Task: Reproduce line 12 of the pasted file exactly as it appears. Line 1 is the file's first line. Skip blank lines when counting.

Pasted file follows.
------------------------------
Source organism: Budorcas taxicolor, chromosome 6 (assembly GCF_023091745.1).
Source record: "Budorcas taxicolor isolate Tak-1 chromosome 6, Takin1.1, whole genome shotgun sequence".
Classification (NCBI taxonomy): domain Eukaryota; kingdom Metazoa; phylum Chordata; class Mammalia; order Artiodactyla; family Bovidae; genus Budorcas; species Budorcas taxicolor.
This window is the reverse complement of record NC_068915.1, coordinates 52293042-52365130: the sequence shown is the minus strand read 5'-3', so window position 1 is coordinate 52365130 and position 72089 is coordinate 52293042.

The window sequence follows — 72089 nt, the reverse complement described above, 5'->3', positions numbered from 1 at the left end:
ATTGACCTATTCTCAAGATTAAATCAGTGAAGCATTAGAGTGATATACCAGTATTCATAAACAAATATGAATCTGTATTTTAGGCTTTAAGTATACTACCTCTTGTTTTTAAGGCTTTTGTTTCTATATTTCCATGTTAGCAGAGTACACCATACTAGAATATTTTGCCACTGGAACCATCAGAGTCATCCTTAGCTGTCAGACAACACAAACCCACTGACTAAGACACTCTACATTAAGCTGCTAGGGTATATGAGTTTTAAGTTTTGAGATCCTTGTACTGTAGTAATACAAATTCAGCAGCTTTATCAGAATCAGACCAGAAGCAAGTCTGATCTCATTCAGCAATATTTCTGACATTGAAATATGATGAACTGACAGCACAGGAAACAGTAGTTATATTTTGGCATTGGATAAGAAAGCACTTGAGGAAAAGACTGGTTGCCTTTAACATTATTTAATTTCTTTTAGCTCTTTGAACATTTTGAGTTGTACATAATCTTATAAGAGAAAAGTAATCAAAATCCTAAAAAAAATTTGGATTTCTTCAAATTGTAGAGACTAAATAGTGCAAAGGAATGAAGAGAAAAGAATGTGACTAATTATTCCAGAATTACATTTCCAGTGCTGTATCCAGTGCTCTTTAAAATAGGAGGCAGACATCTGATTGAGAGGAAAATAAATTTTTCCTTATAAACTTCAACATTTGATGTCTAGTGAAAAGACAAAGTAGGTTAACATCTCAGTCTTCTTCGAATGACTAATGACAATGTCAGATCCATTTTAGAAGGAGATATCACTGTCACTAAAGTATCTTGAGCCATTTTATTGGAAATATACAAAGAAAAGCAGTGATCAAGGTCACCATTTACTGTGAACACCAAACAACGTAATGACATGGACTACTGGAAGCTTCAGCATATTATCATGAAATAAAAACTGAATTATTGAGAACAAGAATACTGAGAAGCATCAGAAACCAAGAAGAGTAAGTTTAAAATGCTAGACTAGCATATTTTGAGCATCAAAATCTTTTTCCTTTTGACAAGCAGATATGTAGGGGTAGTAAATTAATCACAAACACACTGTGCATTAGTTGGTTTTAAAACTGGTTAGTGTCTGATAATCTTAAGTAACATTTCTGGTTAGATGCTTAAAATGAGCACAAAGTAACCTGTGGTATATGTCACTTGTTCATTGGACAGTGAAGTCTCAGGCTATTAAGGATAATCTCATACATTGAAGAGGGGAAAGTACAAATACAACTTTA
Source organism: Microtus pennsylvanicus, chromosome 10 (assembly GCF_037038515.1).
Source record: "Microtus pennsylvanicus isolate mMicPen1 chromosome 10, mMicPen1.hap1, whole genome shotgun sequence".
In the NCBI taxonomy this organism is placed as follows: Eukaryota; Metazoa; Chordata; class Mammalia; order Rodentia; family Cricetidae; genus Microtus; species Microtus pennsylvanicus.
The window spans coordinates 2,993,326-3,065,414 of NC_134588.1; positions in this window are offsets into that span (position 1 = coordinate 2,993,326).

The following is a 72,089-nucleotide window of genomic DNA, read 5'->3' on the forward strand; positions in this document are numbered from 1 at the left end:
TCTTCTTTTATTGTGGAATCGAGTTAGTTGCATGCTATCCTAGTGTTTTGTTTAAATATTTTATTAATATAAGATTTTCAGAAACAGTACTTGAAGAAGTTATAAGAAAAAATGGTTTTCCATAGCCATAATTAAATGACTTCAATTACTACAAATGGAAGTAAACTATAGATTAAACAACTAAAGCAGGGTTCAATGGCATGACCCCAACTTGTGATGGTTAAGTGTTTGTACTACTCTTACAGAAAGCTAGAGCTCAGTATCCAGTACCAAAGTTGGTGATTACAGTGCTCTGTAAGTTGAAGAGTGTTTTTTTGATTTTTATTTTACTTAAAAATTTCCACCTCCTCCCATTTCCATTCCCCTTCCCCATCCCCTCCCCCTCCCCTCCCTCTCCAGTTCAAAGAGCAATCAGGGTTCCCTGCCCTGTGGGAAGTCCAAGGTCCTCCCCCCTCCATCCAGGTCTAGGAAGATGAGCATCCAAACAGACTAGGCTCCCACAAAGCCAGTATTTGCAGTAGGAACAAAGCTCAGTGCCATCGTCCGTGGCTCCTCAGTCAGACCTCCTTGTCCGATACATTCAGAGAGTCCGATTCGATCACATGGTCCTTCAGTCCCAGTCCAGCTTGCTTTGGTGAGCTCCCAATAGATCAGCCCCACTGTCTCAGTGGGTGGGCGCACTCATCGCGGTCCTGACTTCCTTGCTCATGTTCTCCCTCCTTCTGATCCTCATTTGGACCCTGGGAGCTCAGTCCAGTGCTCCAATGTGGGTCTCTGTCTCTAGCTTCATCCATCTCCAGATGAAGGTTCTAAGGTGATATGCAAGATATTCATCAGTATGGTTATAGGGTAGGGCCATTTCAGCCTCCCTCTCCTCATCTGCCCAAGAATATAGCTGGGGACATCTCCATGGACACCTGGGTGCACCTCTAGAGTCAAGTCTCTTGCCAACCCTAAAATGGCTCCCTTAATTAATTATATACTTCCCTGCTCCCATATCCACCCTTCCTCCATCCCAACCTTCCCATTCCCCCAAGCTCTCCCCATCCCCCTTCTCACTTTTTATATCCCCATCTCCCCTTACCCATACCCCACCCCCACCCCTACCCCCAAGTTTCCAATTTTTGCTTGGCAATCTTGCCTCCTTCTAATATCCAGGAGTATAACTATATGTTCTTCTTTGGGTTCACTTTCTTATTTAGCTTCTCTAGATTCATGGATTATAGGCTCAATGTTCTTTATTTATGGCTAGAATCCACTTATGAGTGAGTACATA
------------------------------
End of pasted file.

TCTTCTTTTATTGTGGAATCGAGTTAGTTGCATGCTATCCTAGTGTTTTGTTTAAATATTTTATTAATATAAGATTTTCAGAAACAGTACTTGAAGAAGTTATAAGAAAAAATGGTTTTCCATAGCCATAATTAAATGACTTCAATTACTACAAATGGAAGTAAACTATAGATTAAACAACTAAAGCAGGGTTCAATGGCATGACCCCAACTTGTGATGGTTAAGTGTTTGTACTACTCTTACAGAAAGCTAGAGCTCAGTATCCAGTACCAAAGTTGGTGATTACAGTGCTCTGTAAGTTGAAGAGTGTTTTTTTGATTTTTATTTTACTTAAAAATTTCCACCTCCTCCCATTTCCATTCCCCTTCCCCATCCCCTCCCCCTCCCCTCCCTCTCCAGTTCAAAGAGCAATCAGGGTTCCCTGCCCTGTGGGAAGTCCAAGGTCCTCCCCCCTCCATCCAGGTCTAGGAAGATGAGCATCCAAACAGACTAGGCTCCCACAAAGCCAGTATTTGCAGTAGGAACAAAGCTCAGTGCCATCGTCCGTGGCTCCTCAGTCAGACCTCCTTGTCCGATACATTCAGAGAGTCCGATTCGATCACATGGTCCTTCAGTCCCAGTCCAGCTTGCTTTGGTGAGCTCCCAATAGATCAGCCCCACTGTCTCAGTGGGTGGGCGCACTCATCGCGGTCCTGACTTCCTTGCTCATGTTCTCCCTCCTTCTGATCCTCATTTGGACCCTGGGAGCTCAGTCCAGTGCTCCAATGTGGGTCTCTGTCTCTAGCTTCATCCATCTCCAGATGAAGGTTCTAAGGTGATATGCAAGATATTCATCAGTATGGTTATAGGGTAGGGCCATTTCAGCCTCCCTCTCCTCATCTGCCCAAGAATATAGCTGGGGACATCTCCATGGACACCTGGGTGCACCTCTAGAGTCAAGTCTCTTGCCAACCCTAAAATGGCTCCCTTAATTAATTATATACTTCCCTGCTCCCATATCCACCCTTCCTCCATCCCAACCTTCCCATTCCCCCAAGCTCTCCCCATCCCCCTTCTCACTTTTTATATCCCCATCTCCCCTTACCCATACCCCACCCCCACCCCTACCCCCAAGTTTCCAATTTTTGCTTGGCAATCTTGCCTCCTTCTAATATCCAGGAGTATAACTATATGTTCTTCTTTGGGTTCACTTTCTTATTTAGCTTCTCTAGATTCATGGATTATAGGCTCAATGTTCTTTATTTATGGCTAGAATCCACTTATGAGTGAGTACATA